Faux Calligraphy Lettering

Learn how to hand letter in a faux calligraphy style. If you’re interested in learning 11 more lettering styles, check out my workbook,  Hand Lettering Basics.

  1. Today I’ll demonstrate a Faux Calligraphy script. The signature of traditional calligraphy is varied line weights, with a thick downstroke and a hairline upstroke. We don’t need a dip pen or even a calligraphy marker to achieve this look.
How to:

Let’s start with a little practice. Faux Calligraphy differs from the other alphabets in this pad, as you start by writing the word, rather than sketching it. Begin by writing the word “joy” in a cursive script, using the alphabet in my Hand Lettering Basics pad as a guide.

Now re-trace your letters. Whenever you find yourself pulling the pencil in a downward direction, drag the line outward. As you reach the bottom of the downward stroke, narrow the gap between the two lines to close it off.

You can alter the entrance, exit, and connecting strokes, as well as the tails on your letterforms.  You can also vary the height and width of letters within the word for a more spontaneous vibe. Try making the vowels smaller than the consonants.

For 11 more original lettering styles, check out my workbook,  Hand Lettering Basics.

Finally, this lettering style looks best when it has some “bounce” to it. To help you see what I mean, I’m going to draw two base guidelines. As you write the word “joyous,” alternate which line the letters rest on. This gives your lettering a whimsical feel.

Let’s move on to our layout. Write, “Work Hard & Make It Happen.” I’m using Strathmore’s Bristol 200 series paper, which is the same paper included in the Hand Lettering Basics pad. You don’t need to be too fussy about sizing or spacing with this alphabet, but if something looks too off, go ahead and erase it and try again. That isn’t something you can do with traditional calligraphy, but it’s easy to fix with Faux Calligraphy.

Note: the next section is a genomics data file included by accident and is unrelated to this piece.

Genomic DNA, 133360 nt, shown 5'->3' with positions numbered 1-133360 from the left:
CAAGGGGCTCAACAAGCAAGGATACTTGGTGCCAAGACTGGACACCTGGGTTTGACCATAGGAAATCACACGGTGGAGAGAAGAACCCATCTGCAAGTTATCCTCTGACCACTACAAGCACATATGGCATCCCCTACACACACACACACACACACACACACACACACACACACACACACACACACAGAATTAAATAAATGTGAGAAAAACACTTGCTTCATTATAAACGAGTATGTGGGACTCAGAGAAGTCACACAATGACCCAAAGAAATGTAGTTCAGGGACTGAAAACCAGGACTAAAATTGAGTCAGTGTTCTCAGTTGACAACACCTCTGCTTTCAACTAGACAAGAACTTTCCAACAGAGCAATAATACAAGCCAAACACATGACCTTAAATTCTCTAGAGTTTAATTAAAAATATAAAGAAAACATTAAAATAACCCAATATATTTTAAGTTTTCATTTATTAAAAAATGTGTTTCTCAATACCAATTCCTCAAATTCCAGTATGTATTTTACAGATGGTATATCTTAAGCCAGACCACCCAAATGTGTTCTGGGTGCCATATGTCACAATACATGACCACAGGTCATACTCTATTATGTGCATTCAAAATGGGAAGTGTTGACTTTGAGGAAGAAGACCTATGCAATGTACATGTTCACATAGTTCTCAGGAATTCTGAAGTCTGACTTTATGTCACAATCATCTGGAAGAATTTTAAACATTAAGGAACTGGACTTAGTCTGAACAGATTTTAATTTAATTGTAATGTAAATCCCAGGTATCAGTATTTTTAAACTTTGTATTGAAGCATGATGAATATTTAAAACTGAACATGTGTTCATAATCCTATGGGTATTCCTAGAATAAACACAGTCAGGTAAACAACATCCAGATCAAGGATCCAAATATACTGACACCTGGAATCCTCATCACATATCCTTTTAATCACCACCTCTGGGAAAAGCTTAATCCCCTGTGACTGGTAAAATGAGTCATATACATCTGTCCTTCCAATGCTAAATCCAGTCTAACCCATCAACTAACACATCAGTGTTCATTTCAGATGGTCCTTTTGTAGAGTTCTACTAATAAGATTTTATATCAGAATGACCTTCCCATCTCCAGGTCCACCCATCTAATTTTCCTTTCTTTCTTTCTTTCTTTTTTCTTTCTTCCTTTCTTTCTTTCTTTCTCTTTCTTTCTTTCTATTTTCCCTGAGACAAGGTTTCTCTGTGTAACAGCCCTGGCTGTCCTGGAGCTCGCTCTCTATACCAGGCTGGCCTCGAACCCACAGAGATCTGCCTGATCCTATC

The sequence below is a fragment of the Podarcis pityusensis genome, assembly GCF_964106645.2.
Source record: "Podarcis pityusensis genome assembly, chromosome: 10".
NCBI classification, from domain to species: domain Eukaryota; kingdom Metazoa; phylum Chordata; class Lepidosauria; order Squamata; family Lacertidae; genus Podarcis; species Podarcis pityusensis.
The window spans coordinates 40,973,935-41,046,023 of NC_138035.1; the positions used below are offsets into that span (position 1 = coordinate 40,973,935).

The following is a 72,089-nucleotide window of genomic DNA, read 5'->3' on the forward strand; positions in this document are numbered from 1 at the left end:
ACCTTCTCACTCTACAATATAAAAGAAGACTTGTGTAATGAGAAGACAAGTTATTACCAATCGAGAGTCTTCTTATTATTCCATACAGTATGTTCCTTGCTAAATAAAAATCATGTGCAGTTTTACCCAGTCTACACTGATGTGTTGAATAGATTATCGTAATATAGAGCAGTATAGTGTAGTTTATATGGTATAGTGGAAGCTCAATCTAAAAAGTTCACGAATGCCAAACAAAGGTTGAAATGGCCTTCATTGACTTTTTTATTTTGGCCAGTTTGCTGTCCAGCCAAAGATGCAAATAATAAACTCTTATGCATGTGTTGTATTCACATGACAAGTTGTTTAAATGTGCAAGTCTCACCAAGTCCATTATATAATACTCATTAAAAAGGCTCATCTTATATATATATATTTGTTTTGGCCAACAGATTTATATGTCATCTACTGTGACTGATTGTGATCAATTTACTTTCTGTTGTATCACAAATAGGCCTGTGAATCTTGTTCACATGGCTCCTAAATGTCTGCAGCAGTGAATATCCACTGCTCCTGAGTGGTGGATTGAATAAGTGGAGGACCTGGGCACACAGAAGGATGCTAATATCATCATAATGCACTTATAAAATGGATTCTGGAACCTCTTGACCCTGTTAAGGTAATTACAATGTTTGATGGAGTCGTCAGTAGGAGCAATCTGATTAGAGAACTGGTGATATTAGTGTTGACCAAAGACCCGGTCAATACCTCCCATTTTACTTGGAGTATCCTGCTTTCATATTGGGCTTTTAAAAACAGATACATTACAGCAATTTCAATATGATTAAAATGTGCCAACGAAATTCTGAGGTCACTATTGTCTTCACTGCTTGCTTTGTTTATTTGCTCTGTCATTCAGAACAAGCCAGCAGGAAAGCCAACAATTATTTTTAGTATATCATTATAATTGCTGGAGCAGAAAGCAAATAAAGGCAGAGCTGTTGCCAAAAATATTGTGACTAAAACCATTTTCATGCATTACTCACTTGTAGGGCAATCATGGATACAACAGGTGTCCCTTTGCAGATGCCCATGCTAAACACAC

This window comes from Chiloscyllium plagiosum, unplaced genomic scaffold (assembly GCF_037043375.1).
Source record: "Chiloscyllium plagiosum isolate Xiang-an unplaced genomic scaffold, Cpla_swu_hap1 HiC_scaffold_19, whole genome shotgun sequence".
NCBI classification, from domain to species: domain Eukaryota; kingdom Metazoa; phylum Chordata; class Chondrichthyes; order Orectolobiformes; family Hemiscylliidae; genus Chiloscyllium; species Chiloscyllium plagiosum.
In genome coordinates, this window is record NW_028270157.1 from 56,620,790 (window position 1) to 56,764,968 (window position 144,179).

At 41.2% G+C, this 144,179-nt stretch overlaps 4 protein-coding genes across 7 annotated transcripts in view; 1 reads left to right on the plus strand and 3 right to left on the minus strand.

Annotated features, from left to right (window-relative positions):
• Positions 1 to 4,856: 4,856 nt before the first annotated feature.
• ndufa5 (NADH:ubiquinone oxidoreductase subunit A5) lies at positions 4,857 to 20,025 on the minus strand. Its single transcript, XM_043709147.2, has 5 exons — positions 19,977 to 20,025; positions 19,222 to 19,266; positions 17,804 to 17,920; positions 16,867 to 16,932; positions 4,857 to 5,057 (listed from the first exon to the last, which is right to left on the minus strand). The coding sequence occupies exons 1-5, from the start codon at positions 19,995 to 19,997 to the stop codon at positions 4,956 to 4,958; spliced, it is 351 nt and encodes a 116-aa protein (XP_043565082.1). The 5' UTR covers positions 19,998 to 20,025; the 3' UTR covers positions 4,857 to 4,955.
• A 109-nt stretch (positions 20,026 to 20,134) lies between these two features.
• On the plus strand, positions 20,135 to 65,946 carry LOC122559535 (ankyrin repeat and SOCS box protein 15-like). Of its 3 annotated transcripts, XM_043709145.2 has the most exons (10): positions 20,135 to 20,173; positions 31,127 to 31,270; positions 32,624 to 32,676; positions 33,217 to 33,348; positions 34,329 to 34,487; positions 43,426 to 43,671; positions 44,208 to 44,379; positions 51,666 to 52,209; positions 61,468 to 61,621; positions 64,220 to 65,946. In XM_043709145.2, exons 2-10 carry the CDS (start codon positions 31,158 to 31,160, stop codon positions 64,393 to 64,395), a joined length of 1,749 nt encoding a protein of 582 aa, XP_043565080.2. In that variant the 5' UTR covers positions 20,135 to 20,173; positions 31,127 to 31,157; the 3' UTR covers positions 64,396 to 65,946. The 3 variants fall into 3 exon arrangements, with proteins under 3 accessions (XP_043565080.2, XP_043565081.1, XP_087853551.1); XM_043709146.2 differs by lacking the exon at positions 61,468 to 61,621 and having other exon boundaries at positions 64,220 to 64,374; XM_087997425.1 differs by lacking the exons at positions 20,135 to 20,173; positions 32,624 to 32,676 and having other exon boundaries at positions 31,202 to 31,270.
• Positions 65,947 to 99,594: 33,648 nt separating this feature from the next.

I’m going to have the leg of my K loop into the ampersand below it. The words “make it” should have minor emphasis, so write those smaller. Note how my words are squished together, and how they bounce.

Widen the downstroke on your letters. My downstrokes are of medium width, but you can also make the gap between the two strokes very wide, to make it appear as though your letters were made with a brush or thick marker.

This design could use some accents. Mark the center point at top, then draw a pencil and pen crossing in an X. Actually, you can draw anything you’d like here, but I felt these were fitting since we’re working hard at hand lettering today.

Draw doodle flourishes on each side. I also have a lesson and video in this series on how to draw various flourishes, so be sure to check that out. Re-trace the flourishes and widen the downstroke as you did on the letters.

Add a series of loops at bottom.

Ink your design. You can fill in the gaps with your marker as you go, as I did on my alphabet guide. Or you can leave them empty and color them later, which is what I’m going to do for this design. I’m using a black Micron in size 05. Erase your pencil marks.

Color your layout if desired. You can use markers or colored pencils. Another technique that looks amazing, is to fill in your letters with your black Micron pen, then add an ombre watercolor wash to the background. Microns and watercolors pair well together, but if you’re using a different pen, be sure to test it with the watercolor on scratch paper first.

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